Delegates attending the Improving Behaviour and Attendance in Schools Briefing will learn about the debate surrounding attendance and behaviour management, including how consistently applied sanctions and policies can help to improve behaviour, innovative methods for behaviour and attendance management, and how listening to the ‘student voice’ can make students active agents in improving their own behaviour and attendance.
Registration, Refreshments and Exhibition
Opening Remarks from Chair
David Birch, Associate Director, National Education Trust
Linda James MBE, CEO, BulliesOut
Linda founded BulliesOut in May 2006, spurred by a determination that the lives of children would not be scarred by bullying as hers had been. Since then, Linda has grown BulliesOut from a simple web based support service to a provider of a comprehensive programme of workshops and training programmes for schools in the UK and overseas.
Terry Gould, Early Years and Primary Consultant, Author, Trainer and Freelance EYFS Oftsed inspector
A focus on intrinsic motivation to support improved behaviour and attendance
Refreshments and Networking Break
Shaun Dellenty, Deputy Headteacher, Alfred Salter Primary School
Shaun Dellenty is the Deputy Headteacher of Alfred Salter Primary School in London, a school widely celebrated for its inclusive practice. In addition Shaun has worked previously as a seconded improving schools consultant and he now serves as a part time equalities consultant, in addition to his full time role as a school leader.
Steve Baker, Steve Baker Education (Invited)
Sue Morris-King, National Lead for Behaviour and Attendance, Ofsted (Invited)
Leading Ofsted’s survey work on behaviour and attendance issues, Sue carries out prominent national work on bullying, alternative provision, nurture groups, pupil referral units and children missing from education. She has been an HMI for almost eight years, and National Lead since summer 2009. Before joining Ofsted, Sue taught in and held senior leadership positions in a number of schools, including special schools and challenging mainstream schools.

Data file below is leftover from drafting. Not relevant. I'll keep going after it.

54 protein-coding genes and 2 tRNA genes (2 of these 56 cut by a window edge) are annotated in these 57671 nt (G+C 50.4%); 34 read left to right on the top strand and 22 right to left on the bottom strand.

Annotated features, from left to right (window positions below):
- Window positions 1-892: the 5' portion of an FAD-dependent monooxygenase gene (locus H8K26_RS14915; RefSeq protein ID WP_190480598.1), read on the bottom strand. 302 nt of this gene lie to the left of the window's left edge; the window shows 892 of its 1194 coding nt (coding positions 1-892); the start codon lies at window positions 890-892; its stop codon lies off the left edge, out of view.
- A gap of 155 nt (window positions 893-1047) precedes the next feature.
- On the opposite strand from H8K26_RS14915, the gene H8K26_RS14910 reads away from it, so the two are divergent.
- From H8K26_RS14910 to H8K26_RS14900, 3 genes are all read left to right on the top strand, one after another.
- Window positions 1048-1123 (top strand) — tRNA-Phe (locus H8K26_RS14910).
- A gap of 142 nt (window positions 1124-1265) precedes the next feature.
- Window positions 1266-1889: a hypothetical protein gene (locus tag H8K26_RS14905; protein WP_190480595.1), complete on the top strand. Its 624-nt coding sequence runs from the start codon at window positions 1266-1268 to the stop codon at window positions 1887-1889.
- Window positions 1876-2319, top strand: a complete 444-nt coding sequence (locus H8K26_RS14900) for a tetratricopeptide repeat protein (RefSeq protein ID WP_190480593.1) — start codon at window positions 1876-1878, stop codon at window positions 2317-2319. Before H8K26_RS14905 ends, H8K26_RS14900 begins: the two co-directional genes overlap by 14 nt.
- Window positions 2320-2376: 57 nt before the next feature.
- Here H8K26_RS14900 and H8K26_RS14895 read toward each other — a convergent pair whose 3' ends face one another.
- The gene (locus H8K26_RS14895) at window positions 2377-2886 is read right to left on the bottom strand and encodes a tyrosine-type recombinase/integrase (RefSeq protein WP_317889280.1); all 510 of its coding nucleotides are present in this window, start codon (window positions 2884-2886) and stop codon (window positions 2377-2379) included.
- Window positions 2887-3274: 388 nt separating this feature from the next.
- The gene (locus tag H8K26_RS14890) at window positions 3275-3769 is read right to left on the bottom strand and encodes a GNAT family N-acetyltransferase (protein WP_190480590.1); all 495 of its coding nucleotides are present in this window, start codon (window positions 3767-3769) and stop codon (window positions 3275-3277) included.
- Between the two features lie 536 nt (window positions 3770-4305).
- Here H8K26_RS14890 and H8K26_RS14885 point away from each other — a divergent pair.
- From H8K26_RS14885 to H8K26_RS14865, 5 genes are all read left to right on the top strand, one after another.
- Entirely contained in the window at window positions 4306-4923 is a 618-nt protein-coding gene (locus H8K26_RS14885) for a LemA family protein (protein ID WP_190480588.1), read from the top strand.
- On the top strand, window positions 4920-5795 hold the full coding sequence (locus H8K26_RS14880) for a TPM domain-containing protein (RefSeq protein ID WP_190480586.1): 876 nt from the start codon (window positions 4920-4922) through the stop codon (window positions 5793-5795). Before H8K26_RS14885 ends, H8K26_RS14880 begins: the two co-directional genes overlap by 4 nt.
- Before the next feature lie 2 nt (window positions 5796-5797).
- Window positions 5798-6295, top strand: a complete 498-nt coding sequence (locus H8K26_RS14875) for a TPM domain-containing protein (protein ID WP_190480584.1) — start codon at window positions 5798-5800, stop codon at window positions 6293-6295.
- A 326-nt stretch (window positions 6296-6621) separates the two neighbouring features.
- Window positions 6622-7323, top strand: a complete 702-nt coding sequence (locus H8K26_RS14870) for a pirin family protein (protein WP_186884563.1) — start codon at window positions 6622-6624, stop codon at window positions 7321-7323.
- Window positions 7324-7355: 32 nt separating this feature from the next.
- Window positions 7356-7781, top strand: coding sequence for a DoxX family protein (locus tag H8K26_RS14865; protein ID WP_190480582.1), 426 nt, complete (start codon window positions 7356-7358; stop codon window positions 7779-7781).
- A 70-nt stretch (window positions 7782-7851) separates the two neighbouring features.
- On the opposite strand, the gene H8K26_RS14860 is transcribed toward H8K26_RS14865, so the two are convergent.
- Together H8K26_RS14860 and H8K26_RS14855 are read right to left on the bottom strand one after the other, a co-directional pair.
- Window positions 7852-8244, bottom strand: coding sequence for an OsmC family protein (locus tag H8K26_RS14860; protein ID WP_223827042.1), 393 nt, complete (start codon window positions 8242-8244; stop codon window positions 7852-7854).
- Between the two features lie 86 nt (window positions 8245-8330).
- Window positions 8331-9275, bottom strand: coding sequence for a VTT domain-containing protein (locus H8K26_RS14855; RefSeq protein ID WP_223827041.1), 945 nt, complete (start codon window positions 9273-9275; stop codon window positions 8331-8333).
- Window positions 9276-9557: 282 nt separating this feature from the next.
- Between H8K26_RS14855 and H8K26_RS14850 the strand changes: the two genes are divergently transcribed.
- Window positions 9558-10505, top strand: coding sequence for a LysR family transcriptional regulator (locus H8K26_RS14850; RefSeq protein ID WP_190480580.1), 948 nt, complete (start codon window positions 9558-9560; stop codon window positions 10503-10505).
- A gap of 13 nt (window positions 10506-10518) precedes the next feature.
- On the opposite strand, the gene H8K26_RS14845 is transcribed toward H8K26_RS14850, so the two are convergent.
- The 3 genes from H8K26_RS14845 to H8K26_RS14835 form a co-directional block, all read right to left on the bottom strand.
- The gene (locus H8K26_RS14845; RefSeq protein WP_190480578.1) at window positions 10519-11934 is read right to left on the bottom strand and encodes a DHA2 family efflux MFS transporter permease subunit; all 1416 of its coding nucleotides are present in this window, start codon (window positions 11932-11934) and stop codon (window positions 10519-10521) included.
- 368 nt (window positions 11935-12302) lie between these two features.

Lunch and Networking
Professor Pam Maras, Professor of Social and Educational Psychology and Director of the Research Centre for Children, Schools and Families, University of Greenwich (Invited)
Pam Maras is Professor in Social and Educational Psychology and Head of Department of Psychology and Counselling in the School of Health and Social Care; she is also director of the Research Centre for Children Schools and families within which her research is located and holds a number of University wide roles.
Anna Henry, Director of Policy for The Office of the Children's Commissioner
Anna leads the policy directorate. This covers lots of different areas of work from the care and assistance we give to children and young people, to producing reports that can lead to laws being changed or better services.
Closing Remarks from Chair
David Birch, Associate Director, National Education Trust
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- How Government initiatives can help behaviour management
- Effective rewards and sanctions for improving behaviour and attendance
- The role of the ‘student voice’ in empowering students to take charge of their own behaviour and attendance
- Update on Ofsted findings
- The effectiveness of the student voice in positively engaging students
- The impact of external factors on a child’s behaviour and attendance
- Role of new ‘behaviour tsar’
Who should attend?
Head Teachers, Deputy Head Teachers, School Business Managers, Governors, Finance Directors, School Budget Managers, Principals, , Vice Principals, Chairs of Governors, Academy Principals, ICT Directors, Academy Chief Executives, Academy Trustees, Education Leaders, Academy Sponsors, Academics with an interest in Education, Local Authority Education Officers, School Inspectors, those in the Private and Third Sectors who have an interest in the future of Education and raising standards.